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I am a non-native English learner. And when I was looking up the word easy-going in dictionaries, the explanations really confused me. Is the word easy-going positive or negative? Some dictionaries say it means lax, negligent or careless, while some say it means not easily annoyed, worried or upset.

Which is correct? Do you think this word means a good quality or approval. Does it mean that the meaning of the word easy-going differs depending on the context, or it's a difference between British and American English

[American Heritage Dictionary]

adj. 1.

a. Living without undue worry or concern; calm.

b. Lax or negligent; careless.

c. Relaxed or informal in attitude or standards:an easygoing teacher who allowed extra time for assignments.

[Merriam-Webster Dictionary]

a : relaxed and casual in style or manner: an easygoing boss

b : morally lax

[Collins English Dictionary]

If you describe someone as easy-going, you mean that they are not easily annoyed, worried, or upset, and you think this is a good quality. [approval]

[Chambers Dictionary]

adj. not strict; relaxed, tolerant or placid.

  • Why did you leave out the primary definition from AHD? a. Living without undue worry or concern; calm. This is misleading information for users and visitors alike. – Mari-Lou A Jan 9 '16 at 11:51
  • I think what really confused me is just definition 1.b&c from AHD ,so I don't pay too much attention to definition 1.a...I'm quite sorry and thanks for your advice. – Z.Cheng Jan 9 '16 at 12:27
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The word easygoing is positive, not negative, in both American and British English. An easygoing person is someone who is liked.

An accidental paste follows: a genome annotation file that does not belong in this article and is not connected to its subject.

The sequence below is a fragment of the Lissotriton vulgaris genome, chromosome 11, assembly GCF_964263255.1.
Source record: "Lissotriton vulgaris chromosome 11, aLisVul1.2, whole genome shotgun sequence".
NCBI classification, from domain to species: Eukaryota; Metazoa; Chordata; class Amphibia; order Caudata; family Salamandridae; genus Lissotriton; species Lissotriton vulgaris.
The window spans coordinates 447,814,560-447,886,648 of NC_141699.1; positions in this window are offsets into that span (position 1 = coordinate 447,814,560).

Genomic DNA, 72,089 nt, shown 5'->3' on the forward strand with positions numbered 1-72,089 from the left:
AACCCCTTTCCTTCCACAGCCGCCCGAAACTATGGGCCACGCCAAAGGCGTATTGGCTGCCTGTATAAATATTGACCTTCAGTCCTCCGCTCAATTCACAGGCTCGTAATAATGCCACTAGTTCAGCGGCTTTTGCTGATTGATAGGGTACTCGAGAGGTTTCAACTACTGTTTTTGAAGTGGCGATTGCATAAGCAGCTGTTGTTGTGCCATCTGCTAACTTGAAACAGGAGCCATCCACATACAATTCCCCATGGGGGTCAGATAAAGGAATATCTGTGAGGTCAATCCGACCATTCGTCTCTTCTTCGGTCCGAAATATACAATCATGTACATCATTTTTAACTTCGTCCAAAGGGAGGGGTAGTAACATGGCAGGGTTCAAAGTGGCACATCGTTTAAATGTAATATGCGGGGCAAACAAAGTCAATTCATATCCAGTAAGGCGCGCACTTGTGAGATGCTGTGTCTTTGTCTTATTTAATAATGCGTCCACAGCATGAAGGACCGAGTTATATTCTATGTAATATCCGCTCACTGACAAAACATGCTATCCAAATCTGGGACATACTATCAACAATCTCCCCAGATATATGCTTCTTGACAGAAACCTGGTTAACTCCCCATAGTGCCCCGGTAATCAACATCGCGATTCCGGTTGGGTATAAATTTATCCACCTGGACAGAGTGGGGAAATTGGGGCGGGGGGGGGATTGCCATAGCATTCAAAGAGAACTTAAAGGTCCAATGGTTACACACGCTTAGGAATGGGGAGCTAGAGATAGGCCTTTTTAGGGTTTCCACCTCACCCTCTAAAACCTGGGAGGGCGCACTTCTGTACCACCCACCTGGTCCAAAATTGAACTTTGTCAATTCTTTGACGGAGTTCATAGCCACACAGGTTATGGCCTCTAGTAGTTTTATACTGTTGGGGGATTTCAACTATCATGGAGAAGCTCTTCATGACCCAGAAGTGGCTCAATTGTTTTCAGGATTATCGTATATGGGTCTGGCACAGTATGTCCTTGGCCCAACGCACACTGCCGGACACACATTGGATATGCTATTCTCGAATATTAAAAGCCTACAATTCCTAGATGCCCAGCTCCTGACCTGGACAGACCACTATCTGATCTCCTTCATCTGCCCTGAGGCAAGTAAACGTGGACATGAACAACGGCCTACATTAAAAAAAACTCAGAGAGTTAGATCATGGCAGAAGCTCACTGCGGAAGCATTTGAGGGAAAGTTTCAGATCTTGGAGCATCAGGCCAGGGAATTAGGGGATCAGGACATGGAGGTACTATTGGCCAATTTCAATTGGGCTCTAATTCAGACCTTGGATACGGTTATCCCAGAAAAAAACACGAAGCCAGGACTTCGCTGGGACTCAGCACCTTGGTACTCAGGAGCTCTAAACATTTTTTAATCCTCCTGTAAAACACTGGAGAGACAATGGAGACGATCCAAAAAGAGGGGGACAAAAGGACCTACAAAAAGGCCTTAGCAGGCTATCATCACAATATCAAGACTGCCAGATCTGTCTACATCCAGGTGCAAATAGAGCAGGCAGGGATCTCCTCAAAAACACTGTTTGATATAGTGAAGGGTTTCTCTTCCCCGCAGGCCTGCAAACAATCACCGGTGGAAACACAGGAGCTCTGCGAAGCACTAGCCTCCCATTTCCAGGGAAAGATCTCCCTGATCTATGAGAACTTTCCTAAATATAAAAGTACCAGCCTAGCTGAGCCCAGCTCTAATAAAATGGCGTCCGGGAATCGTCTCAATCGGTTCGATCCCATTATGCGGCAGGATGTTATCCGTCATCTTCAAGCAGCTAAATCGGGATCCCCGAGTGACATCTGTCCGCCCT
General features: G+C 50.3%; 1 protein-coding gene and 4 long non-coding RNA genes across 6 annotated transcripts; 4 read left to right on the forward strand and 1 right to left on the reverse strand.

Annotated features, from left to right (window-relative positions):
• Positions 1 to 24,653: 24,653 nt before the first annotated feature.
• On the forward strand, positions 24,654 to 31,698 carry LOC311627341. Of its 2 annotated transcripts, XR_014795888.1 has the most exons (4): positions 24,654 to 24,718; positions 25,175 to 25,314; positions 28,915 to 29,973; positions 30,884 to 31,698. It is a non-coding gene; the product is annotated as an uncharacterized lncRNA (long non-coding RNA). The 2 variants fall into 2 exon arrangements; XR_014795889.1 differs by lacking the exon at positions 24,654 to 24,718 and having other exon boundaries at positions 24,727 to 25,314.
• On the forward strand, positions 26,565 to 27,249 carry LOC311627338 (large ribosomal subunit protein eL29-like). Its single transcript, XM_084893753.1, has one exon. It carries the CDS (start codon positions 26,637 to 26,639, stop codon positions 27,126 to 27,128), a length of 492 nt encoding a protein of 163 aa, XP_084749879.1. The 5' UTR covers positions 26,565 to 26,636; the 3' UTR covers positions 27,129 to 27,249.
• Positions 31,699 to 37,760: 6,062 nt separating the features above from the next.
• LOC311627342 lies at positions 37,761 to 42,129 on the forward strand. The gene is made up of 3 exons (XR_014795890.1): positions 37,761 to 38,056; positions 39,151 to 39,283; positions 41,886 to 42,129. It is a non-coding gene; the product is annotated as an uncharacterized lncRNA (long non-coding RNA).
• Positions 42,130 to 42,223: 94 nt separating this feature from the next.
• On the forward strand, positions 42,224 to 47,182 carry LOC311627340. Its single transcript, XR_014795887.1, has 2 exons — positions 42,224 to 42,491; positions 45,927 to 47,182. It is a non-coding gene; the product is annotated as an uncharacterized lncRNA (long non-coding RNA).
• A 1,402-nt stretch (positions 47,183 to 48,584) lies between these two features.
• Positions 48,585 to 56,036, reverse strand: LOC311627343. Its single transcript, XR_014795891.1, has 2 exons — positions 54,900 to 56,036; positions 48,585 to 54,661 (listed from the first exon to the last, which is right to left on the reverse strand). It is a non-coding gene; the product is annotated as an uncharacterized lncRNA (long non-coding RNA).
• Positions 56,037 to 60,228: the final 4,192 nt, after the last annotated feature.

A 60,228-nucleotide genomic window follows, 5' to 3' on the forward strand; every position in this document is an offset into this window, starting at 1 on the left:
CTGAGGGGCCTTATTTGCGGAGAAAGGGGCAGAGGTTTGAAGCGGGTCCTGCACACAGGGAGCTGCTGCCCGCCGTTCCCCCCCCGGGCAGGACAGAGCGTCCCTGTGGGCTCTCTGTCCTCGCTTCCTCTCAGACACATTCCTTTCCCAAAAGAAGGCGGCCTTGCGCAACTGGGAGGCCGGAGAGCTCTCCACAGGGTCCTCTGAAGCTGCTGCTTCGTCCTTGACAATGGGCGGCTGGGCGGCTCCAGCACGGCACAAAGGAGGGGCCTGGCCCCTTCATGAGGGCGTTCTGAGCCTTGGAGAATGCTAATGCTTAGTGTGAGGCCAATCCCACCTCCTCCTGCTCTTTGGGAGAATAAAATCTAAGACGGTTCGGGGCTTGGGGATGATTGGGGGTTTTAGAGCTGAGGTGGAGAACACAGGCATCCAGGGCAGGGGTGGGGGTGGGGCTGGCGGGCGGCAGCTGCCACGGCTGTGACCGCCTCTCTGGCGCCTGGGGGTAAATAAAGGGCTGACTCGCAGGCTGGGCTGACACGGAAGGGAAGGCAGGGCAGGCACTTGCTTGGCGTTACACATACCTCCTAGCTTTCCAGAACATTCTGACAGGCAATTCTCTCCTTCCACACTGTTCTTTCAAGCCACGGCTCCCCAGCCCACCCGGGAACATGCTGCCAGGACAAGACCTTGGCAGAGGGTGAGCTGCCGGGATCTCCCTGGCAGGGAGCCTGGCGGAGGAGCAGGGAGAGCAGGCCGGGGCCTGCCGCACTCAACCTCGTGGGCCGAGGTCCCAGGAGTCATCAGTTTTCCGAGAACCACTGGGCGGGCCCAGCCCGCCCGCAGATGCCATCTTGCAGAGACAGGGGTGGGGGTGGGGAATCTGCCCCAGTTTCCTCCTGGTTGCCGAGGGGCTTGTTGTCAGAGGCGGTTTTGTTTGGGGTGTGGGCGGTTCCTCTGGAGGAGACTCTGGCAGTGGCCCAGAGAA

Oxford Dictionaries Online has a good definition:

Relaxed and tolerant in approach or manner.

Synonyms:

relaxed, even-tempered, placid, mellow, mild, happy-go-lucky, carefree, free and easy, nonchalant, insouciant, imperturbable, amiable, considerate, undemanding, patient, tolerant, lenient, broad-minded, understanding, good-natured, pleasant, agreeable, laid-back, unflappable, Type-B, low-maintenance

The American Heritage Dictionary definition that you posted which states the word is synonymous with negligent and careless is not quite correct. Negligent and careless are negative, but easygoing is positive. It would be wrong to replace negligent and careless with easygoing in a sentence. For example, the following sentence does not make any sense:

She had been easygoing and had left the door unlocked.

  • Thanks for your answer! But I think the definition“1.b : morally lax”from Merriam-Webster Dictionary is also a little negative,does it make sense? – Z.Cheng Jan 9 '16 at 12:42
  • Yes, "morally lax" is negative. I cannot explain why Merriam-Webster and American Heritage have these peculiar definitions. – Kyle Jan 9 '16 at 16:42

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